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NIC launches call for evidence

Words: Laura Edgar

The National Infrastructure Commission (NIC) has launched a 15-week call for evidence.

The call for evidence poses a number of questions, according to an NIC statement, covering transport, digital communications, energy, water and wastewater, flood risk management and solid waste.

The evidence is expected to provide input into the development of the National Infrastructure Assessment (NIA).

Sir John Armitt, deputy chair of the commission, said: “How can infrastructure best support growth, how should we decide what we repair and what we build, and who should pay for it – these are the sorts of big questions we need to answer. That’s why the commission is asking for your views across these and a range of issues as we launch the next stage of our National Infrastructure Assessment.”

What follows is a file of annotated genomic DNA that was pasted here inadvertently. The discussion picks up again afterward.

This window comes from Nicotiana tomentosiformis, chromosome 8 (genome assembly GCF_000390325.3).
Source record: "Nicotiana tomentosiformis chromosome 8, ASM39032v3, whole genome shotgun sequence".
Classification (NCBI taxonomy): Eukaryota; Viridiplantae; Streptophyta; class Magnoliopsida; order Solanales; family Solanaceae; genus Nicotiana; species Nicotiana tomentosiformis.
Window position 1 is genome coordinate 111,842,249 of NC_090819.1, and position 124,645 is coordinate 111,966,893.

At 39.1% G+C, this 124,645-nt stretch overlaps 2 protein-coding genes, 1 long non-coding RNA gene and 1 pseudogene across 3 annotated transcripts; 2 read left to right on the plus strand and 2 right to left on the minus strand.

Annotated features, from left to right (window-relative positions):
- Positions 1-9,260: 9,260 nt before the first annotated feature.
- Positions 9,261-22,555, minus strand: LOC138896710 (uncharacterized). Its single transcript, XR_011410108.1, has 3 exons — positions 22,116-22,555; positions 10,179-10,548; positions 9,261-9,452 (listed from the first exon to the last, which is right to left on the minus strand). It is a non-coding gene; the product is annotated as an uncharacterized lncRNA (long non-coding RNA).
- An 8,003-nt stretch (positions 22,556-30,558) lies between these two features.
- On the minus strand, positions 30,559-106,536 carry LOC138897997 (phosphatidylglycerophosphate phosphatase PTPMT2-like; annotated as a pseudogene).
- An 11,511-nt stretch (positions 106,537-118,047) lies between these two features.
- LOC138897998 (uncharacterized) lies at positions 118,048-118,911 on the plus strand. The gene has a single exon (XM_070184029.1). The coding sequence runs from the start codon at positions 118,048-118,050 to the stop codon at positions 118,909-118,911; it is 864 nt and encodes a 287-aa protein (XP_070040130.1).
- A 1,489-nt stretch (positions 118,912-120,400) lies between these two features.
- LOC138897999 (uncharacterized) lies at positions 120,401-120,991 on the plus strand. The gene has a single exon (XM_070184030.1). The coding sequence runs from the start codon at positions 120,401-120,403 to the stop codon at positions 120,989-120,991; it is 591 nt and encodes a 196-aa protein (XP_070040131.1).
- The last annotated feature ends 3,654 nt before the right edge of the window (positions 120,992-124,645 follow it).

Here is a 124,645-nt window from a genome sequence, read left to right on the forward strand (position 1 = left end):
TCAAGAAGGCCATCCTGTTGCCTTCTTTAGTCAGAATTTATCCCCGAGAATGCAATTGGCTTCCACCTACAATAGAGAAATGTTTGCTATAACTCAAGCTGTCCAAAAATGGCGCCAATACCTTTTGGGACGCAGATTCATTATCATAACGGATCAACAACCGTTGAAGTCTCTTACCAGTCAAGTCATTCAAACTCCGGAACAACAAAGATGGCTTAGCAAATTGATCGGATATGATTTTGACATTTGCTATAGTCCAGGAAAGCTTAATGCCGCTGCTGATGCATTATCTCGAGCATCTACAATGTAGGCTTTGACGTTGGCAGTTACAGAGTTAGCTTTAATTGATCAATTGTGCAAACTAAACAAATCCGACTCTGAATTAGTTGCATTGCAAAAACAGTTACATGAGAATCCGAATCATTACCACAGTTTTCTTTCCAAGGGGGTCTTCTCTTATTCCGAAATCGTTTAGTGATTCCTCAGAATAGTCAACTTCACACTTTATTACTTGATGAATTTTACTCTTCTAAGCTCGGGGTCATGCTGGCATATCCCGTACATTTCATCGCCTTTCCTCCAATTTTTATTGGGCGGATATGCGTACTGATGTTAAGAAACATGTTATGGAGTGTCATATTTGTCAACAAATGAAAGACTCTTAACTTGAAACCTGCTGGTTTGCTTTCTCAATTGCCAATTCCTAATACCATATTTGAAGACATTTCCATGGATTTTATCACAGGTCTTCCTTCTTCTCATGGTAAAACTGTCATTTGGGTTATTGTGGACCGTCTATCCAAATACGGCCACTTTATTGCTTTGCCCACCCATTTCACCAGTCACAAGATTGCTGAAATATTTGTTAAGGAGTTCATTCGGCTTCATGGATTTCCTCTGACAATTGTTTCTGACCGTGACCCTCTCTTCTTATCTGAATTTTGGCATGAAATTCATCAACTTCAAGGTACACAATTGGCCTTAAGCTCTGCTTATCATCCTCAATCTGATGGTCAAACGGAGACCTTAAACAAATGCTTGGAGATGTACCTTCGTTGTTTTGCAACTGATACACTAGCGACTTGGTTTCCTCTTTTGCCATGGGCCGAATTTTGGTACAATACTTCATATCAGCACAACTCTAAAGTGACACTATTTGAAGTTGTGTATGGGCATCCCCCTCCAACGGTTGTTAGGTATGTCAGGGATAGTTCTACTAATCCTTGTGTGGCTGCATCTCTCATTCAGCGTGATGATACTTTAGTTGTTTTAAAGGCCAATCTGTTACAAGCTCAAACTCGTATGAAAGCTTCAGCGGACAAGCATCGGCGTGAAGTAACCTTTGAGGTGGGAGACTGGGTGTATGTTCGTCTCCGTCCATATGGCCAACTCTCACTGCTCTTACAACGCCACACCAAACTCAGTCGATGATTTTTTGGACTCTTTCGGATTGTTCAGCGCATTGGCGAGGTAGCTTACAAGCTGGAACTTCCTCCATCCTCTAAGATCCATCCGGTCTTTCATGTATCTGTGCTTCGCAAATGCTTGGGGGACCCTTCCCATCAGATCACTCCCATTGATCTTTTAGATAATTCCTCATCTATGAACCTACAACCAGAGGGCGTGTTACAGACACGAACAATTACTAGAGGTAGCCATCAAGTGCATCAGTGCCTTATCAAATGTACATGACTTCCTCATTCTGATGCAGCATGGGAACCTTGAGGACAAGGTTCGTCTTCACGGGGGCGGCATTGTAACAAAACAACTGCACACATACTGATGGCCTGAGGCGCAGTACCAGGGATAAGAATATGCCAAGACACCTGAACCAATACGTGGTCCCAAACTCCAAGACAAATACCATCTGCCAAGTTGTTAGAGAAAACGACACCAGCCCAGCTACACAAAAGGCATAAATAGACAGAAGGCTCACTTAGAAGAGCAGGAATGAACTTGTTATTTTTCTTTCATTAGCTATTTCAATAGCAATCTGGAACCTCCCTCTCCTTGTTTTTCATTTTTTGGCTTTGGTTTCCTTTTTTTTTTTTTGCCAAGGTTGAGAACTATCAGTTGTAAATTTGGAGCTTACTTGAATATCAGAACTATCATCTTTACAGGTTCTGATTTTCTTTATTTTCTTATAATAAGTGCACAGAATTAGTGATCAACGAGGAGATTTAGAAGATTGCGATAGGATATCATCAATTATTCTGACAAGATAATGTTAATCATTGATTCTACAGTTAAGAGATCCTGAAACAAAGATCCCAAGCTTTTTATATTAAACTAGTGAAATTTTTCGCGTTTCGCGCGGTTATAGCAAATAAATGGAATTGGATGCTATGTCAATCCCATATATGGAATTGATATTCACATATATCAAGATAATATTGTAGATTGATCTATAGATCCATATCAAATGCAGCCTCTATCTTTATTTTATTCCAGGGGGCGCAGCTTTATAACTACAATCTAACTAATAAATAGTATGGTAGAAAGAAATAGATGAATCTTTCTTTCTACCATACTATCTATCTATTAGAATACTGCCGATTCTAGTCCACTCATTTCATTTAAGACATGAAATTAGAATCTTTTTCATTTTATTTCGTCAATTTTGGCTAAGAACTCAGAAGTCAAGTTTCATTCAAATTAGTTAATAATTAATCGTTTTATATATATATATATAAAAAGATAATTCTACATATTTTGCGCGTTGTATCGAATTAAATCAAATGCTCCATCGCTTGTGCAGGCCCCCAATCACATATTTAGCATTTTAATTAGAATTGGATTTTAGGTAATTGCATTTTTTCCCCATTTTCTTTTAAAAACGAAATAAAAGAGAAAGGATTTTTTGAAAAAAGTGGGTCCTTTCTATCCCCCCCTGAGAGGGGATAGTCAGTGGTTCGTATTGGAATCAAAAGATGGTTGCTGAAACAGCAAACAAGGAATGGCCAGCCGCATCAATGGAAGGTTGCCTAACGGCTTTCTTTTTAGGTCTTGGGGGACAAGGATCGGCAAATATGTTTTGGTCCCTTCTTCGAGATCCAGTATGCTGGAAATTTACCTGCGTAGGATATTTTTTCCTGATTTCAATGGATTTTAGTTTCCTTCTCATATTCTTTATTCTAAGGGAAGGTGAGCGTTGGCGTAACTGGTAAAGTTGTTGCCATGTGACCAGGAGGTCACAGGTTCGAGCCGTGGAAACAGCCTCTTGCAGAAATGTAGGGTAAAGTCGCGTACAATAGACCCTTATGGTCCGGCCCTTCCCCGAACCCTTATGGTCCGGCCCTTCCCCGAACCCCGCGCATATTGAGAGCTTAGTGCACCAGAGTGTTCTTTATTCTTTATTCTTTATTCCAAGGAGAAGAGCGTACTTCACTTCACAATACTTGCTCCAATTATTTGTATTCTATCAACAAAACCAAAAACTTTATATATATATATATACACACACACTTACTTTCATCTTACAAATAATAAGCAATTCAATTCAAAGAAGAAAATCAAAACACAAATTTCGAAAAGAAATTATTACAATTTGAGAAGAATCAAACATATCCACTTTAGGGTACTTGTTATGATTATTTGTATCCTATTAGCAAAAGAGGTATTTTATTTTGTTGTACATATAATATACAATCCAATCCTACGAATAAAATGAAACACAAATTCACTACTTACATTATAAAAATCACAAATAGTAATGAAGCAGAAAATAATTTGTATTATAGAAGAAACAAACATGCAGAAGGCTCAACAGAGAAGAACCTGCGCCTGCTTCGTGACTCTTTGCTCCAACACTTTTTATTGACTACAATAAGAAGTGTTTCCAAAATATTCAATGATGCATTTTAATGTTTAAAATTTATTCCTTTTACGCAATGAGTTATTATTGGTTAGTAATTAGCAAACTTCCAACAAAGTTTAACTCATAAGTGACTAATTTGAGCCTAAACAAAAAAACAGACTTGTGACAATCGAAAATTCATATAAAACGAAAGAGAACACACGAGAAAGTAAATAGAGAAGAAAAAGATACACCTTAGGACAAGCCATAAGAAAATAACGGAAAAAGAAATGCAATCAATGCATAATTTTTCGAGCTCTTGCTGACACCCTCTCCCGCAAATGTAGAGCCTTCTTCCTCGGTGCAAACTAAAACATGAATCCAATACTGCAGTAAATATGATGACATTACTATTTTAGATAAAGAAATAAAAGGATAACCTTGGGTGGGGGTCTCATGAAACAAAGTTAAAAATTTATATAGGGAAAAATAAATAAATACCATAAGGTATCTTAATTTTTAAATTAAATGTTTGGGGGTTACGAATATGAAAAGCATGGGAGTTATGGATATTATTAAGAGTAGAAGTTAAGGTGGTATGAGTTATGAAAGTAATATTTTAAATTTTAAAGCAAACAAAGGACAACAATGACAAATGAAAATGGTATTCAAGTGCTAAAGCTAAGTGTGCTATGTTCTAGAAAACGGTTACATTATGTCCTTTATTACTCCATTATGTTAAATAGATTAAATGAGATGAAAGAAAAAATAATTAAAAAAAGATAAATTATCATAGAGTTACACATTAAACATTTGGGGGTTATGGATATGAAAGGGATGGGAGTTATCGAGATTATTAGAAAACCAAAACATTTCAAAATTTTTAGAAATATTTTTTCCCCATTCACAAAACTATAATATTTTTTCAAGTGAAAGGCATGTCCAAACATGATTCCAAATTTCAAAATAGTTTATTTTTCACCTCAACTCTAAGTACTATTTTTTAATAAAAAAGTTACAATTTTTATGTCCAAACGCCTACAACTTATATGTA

Respondents can email their submission to [email protected] by Friday 10 February 2017.

At the same time, the NIC published its response (pdf) to the consultation on the process and methodology of the NIA, which closed in August. 

The commission said the consultation suggested there was support for considering links between infrastructure and health, and housing and fuel poverty.

Some contributors said the commission should be “tasked with covering housing and social infrastructure in detail”, with the omission of housing cited as a “potentially serious flaw”.

The response also noted a number of key interdependencies between sectors that were identified by contributors as likely to be important in the future. These included an increasing dependence on digital communications infrastructure across all sectors; the effects on the energy sector of increasing electrification of transport and how resources from waste and water sectors can used to generate energy.

Additionally, the commission said it agreed that it is important to take account of local plans that are “relevant to nationally strategic infrastructure in considering” specific projects, and to “work with relevant local bodies in understanding the evidence base”.

The response states that the commission will “ultimately reach its own conclusions and make recommendations as appropriate”.

The call for evidence can be found here.

The NIC’s consultation response can be found here (pdf).

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